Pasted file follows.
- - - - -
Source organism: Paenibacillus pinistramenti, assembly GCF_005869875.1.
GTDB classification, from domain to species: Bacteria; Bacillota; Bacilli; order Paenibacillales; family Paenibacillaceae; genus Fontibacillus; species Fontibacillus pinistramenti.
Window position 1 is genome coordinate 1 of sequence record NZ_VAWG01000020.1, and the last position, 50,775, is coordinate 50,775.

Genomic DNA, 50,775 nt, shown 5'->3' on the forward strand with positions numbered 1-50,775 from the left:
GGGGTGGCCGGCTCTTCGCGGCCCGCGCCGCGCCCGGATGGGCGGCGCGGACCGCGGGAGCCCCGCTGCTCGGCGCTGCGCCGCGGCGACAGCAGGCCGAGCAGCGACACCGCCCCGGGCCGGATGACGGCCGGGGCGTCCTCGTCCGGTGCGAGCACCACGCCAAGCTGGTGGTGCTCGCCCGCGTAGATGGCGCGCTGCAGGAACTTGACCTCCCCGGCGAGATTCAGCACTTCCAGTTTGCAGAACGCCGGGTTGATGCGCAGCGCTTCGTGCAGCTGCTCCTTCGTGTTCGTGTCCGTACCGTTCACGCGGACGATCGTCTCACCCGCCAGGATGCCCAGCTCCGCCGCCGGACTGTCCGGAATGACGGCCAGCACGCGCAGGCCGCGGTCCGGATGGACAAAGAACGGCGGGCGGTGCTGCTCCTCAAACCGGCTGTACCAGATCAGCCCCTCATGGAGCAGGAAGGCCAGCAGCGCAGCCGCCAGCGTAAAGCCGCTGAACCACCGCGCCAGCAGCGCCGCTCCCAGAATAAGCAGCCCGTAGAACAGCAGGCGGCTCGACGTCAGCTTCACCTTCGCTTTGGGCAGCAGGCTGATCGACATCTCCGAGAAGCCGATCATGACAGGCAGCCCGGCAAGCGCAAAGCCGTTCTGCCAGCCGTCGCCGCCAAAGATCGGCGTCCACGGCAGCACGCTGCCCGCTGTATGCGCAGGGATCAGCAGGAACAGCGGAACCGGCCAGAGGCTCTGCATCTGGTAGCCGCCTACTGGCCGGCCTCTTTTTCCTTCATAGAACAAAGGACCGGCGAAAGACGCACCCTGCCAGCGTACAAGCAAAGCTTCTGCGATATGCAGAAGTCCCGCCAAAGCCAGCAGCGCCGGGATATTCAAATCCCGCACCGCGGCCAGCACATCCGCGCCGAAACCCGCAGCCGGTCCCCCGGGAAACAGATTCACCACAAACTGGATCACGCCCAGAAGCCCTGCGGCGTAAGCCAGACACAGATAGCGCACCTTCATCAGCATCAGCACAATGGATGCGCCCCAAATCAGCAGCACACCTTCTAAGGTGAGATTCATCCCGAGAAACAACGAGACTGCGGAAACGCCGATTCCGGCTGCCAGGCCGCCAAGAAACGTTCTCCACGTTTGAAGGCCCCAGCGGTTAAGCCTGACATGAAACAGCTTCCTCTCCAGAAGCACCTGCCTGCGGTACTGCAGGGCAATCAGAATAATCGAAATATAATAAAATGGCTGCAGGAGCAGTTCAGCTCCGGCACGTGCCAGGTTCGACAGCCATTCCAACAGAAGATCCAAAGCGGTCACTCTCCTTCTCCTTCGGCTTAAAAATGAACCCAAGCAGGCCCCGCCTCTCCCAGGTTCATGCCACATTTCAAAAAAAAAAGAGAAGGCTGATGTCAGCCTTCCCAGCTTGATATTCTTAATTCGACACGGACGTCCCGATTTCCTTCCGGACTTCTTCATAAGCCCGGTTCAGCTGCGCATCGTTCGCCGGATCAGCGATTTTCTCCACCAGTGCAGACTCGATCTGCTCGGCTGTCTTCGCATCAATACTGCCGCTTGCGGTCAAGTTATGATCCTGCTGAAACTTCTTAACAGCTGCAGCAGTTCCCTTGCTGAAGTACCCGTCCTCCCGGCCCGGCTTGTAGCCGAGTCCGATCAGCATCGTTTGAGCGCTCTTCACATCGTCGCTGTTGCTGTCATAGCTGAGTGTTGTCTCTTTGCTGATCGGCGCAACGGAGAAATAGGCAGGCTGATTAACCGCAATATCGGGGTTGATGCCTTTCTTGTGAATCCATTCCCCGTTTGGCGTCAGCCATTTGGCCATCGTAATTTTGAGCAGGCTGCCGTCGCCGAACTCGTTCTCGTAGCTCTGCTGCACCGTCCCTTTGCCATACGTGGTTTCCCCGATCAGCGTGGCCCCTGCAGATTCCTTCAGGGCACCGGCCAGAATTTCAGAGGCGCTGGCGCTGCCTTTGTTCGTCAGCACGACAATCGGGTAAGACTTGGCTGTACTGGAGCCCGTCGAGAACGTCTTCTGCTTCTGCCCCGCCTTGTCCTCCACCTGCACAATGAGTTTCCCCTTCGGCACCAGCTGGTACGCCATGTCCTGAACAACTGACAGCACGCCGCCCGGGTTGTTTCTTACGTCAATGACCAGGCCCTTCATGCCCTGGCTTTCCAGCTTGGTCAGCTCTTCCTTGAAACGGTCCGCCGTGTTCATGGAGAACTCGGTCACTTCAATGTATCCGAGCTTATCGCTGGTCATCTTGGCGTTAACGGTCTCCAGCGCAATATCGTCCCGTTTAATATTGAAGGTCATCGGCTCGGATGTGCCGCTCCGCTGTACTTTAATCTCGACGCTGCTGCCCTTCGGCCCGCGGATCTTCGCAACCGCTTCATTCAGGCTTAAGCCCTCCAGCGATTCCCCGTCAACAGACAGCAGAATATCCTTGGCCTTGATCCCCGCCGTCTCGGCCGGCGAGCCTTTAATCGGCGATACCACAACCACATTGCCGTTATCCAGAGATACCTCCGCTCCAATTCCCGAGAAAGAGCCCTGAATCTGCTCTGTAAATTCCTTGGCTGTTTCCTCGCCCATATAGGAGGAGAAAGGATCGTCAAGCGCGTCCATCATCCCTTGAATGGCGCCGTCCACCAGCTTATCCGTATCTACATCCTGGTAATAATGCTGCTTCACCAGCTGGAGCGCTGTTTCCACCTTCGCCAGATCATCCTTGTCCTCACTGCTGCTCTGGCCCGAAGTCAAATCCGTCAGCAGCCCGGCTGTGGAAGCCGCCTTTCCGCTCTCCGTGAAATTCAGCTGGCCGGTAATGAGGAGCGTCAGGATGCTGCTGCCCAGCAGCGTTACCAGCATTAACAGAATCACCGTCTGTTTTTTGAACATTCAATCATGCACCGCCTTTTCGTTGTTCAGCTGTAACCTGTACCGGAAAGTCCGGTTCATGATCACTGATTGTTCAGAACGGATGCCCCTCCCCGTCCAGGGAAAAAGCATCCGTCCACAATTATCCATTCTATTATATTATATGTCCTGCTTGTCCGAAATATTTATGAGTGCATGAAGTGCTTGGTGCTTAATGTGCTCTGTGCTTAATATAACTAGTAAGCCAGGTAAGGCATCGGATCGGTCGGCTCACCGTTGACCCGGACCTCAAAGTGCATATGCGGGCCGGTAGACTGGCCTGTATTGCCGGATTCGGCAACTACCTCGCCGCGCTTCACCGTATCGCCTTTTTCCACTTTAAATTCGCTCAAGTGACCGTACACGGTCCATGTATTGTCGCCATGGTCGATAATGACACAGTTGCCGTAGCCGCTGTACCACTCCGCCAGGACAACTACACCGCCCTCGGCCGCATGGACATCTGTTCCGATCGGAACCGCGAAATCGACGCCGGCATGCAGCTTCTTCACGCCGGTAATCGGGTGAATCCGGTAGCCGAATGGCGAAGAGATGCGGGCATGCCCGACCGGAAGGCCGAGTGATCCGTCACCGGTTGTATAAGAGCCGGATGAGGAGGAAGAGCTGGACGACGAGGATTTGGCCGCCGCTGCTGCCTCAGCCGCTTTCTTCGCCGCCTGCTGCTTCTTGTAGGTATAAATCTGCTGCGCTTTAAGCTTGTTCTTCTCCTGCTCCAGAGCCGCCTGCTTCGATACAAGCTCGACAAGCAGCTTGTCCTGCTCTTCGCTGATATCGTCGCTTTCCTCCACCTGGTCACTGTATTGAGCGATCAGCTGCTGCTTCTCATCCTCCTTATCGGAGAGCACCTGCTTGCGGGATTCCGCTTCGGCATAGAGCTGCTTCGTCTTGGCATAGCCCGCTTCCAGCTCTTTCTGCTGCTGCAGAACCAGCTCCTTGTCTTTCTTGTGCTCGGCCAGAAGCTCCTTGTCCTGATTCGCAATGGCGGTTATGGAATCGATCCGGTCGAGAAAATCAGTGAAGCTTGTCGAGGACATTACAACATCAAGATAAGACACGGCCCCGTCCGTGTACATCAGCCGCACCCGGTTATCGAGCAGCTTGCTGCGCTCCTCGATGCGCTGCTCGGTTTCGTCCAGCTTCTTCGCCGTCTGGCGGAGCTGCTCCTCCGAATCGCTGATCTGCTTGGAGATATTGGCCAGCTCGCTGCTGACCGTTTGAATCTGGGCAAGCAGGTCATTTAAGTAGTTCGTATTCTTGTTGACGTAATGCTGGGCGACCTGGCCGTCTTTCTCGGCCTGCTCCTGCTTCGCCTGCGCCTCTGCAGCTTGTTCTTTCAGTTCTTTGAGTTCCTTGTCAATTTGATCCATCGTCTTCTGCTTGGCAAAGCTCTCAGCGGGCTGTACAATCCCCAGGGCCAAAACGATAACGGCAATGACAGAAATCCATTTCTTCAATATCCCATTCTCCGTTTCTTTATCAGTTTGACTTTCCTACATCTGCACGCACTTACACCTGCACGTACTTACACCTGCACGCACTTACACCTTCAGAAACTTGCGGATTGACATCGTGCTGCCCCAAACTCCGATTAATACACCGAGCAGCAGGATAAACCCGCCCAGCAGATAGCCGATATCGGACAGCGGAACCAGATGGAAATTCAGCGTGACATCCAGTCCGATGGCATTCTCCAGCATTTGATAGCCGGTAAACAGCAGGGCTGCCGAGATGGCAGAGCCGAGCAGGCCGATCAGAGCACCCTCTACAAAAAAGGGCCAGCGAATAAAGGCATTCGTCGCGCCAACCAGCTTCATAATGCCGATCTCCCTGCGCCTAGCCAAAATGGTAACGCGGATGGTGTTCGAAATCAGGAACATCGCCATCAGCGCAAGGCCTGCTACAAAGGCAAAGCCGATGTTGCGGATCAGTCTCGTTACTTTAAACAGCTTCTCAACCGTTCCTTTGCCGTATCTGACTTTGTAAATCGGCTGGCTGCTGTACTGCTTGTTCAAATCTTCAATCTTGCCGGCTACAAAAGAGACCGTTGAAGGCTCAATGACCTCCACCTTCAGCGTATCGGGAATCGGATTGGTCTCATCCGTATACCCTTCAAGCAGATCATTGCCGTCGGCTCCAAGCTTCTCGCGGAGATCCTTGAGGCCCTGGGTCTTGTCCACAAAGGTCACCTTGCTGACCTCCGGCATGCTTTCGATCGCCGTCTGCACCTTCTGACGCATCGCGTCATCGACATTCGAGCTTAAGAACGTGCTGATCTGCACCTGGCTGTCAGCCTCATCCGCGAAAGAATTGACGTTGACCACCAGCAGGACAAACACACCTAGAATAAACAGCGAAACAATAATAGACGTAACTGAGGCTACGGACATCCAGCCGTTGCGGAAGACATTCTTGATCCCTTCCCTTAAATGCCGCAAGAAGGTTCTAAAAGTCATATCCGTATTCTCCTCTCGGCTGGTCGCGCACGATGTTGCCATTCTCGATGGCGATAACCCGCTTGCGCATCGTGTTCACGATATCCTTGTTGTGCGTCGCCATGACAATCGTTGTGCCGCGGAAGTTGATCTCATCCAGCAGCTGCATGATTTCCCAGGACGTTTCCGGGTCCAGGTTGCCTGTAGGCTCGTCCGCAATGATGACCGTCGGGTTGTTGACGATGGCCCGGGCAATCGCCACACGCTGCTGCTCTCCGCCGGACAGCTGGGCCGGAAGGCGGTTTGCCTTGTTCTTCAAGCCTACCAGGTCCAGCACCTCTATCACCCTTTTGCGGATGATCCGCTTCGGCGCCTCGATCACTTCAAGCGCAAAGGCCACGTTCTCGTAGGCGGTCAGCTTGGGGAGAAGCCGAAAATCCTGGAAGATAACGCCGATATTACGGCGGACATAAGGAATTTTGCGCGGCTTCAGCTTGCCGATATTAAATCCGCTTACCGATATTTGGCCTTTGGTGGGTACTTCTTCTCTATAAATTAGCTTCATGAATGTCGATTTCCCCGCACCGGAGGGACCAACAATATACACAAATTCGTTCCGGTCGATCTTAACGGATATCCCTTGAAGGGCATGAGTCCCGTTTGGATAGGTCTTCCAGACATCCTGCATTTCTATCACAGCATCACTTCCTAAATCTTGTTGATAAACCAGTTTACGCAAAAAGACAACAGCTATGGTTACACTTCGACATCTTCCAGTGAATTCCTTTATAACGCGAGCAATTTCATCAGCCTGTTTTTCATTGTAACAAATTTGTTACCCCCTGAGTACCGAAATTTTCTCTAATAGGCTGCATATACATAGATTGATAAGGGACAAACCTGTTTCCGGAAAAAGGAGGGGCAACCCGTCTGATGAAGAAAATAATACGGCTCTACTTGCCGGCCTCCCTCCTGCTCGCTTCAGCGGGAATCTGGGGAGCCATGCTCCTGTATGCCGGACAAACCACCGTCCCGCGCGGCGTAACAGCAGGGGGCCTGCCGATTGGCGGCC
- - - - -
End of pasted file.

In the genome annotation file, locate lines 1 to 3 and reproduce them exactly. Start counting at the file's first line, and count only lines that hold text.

Source organism: Paenibacillus pinistramenti, assembly GCF_005869875.1.
GTDB classification, from domain to species: Bacteria; Bacillota; Bacilli; order Paenibacillales; family Paenibacillaceae; genus Fontibacillus; species Fontibacillus pinistramenti.
Window position 1 is genome coordinate 1 of sequence record NZ_VAWG01000020.1, and the last position, 50,775, is coordinate 50,775.